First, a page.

Everything you need in your horse grooming kit
- And speaking of which, it doesn’t need to be a box. It can be a bucket, or an empty supplement container, or a bag, or a box, or a grooming kit, or even a step stool that opens to storage.
- Thermometer. Digital ones are good, they are fast, safe, and easy. Check your horse’s TPR every day, your horse may have a fever long before he “tells” you. You may also want to have a stethoscope for heart rate. Both items are handy for the first aid kit.
- Grooming gloves or curry comb. Curry combs come in all different sizes and densities, it’s a matter of what works for you. I stick to the grooming gloves, you don’t need to buy different densities as your horse will just tell you how hard to press.
My stiff brush, cactus cloth, and medium density, natural bristle brush.
- A cactus cloth is a great grooming tool to have around the barn, you can use it wet or dry. Most horses really appreciate the “buffing” that a cactus cloth can do.
- You can also find metal curry combs, and I just don’t use them on a horse. I’ll stick to using a metal comb to clean my brushes or remove chunks of mud and hair from saddle pads.
- Hoof pick with a brush. I try and have one on the stall door, to minimize the ick that gets brought into the barn aisle. I also have one in the box for the post-ride cleaning. The brush really helps to get the crevices of your horse’s hoof clean.
- Harder, natural bristle brush. For flicking off the loosened dirt and hair the curry brings to the surface. I have had my favorite hard brush for about six years now. Worth every penny to go natural! I prefer this brush to have dense, natural bristles.
- Soft brush, also natural material. This is great for buffing and creating a shine after the hard brush. Use in long strokes to bring the oils to the surface of the coat.
- A finishing brush is super short bristles, that are also very dense. These finishing brushes add mega shine and are great for creating quarter marks. Quarter marks are just fun ways to add a design to your horse, all you need is a finishing brush and some water or grooming spray.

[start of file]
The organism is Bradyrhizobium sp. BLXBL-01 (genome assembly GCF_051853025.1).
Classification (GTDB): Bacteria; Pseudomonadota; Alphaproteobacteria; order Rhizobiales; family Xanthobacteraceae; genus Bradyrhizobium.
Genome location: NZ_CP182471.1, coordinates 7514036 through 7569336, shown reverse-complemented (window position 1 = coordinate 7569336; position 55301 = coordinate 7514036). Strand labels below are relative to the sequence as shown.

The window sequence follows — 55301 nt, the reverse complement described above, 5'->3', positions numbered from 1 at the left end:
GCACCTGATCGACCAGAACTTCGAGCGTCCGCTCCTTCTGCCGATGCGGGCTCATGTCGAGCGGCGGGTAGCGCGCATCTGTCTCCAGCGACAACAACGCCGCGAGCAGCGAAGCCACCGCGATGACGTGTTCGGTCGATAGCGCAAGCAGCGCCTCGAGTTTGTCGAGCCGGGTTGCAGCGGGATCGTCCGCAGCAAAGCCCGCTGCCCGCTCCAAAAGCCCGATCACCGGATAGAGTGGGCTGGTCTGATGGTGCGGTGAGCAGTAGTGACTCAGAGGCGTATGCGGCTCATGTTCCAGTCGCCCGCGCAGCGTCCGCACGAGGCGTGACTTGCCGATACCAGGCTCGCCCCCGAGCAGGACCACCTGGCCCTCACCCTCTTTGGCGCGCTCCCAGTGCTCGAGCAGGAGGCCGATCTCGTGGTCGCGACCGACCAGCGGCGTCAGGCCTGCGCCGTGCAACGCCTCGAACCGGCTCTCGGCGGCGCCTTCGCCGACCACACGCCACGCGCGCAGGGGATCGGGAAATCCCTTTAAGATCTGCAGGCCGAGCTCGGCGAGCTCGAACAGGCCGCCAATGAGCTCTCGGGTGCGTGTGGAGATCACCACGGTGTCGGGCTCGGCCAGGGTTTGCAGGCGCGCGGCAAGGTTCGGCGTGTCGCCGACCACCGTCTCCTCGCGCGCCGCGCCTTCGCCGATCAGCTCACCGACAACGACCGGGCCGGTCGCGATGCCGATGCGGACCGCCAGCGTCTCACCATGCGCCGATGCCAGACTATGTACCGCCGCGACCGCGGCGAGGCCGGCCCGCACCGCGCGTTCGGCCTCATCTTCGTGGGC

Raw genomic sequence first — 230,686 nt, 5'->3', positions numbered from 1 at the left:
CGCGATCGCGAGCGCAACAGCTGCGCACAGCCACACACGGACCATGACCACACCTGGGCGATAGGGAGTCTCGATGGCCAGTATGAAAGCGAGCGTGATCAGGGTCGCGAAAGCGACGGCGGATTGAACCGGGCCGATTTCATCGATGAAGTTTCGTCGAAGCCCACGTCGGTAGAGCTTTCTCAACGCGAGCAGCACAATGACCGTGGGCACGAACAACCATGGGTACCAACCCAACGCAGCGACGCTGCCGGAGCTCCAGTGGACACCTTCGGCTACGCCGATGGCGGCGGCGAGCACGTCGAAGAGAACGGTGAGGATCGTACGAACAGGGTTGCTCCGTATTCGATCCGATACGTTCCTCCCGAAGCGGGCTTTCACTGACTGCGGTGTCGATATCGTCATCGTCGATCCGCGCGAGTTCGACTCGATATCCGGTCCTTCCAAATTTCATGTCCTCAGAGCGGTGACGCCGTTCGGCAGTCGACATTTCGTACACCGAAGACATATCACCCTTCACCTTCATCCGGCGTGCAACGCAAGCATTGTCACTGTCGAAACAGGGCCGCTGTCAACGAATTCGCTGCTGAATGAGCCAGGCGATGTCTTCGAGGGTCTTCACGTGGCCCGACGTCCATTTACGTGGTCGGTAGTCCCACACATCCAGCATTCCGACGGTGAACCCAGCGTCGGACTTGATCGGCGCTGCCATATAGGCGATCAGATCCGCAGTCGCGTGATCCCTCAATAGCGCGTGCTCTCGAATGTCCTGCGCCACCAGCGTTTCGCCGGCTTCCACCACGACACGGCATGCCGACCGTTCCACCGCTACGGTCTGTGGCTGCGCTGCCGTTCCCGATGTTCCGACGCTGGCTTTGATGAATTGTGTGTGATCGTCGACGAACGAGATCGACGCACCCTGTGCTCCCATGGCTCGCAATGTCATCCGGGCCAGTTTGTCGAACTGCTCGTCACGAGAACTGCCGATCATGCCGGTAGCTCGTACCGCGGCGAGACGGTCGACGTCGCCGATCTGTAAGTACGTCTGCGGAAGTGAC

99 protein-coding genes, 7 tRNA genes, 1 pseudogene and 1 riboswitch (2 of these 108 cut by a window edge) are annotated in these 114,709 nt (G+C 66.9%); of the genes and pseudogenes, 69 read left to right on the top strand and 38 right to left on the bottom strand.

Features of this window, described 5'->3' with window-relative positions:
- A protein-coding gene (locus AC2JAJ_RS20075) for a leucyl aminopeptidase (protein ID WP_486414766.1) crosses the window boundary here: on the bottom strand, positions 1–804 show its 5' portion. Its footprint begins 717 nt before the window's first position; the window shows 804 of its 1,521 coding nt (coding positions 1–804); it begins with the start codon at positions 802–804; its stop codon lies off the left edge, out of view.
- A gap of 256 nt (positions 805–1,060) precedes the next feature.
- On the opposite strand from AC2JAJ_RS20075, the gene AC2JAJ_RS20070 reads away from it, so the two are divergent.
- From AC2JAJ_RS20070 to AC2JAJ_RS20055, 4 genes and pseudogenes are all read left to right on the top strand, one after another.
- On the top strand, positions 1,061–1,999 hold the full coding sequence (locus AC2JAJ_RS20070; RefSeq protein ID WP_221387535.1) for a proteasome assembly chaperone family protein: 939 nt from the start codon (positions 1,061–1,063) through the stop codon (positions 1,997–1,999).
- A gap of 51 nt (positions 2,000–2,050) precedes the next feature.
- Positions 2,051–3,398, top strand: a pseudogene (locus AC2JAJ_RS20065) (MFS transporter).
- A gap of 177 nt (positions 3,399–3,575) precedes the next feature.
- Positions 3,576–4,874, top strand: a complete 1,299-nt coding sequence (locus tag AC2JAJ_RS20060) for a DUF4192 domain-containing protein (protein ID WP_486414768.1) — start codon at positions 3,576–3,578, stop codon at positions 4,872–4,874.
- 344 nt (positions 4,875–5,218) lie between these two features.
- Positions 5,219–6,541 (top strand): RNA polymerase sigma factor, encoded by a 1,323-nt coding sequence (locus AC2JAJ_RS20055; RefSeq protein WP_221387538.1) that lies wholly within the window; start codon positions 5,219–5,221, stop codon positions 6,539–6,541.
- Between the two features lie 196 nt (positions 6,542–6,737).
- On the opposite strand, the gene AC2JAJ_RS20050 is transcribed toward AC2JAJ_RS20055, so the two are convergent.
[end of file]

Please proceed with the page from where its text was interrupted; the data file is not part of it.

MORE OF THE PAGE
- Some sort of vitamin A & D ointment for the corners of your horse’s mouth, before the bit goes in. Also good for minor scrapes and wounds. These are easily found in the baby care or first aid section of the grocery store.
- Hoof dressing, if you like that sort of stuff. There are lots of hoof “goops” that can add hardness or shine, it really boils down to personal preference. Some people call them hoof oils, conditioners, dressings, and each has a certain function, and most add shine.
- Scissors. Because you always need a pair when you don’t have one.
- Super dense and super hard bristled brush. I use this for muck on hooves, and for cleaning the pads, boots, and blankets before the laundry. When you get one of these brushes damp, you can brush your horse’s mane to one side in an effort to train it.
A video tour of my basics
One way to store stuff.
That about wraps it up for me…Although it seems like every day more and more stuff gets added to my grooming box. Whatever types of grooming tools you have, be sure to clean them regularly. There’s no use in grooming your horse with dirty brushes, it just ends up smearing the dirt around your horse.
If you want to pick up some of my favorites, you can do so here! As an Amazon Associate, I earn from qualifying purchases. This comes at no extra charge to you, and I absolutely appreciate your support!
HandsOn Grooming Gloves – also, use code PEG for some free shipping!
ADC Veterinary Thermometer, Dual Scale, Adtemp 422 – For easy temperature taking
3M Littmann Classic III Monitoring Stethoscope, Black Edition Chestpiece, Black Tube, 27 inch, 5803 – For finding heart rate and gut sounds daily
Haas makes the BEST brushes!
Another Haas gem
These WET brushes are great for wet hair and brittle hair.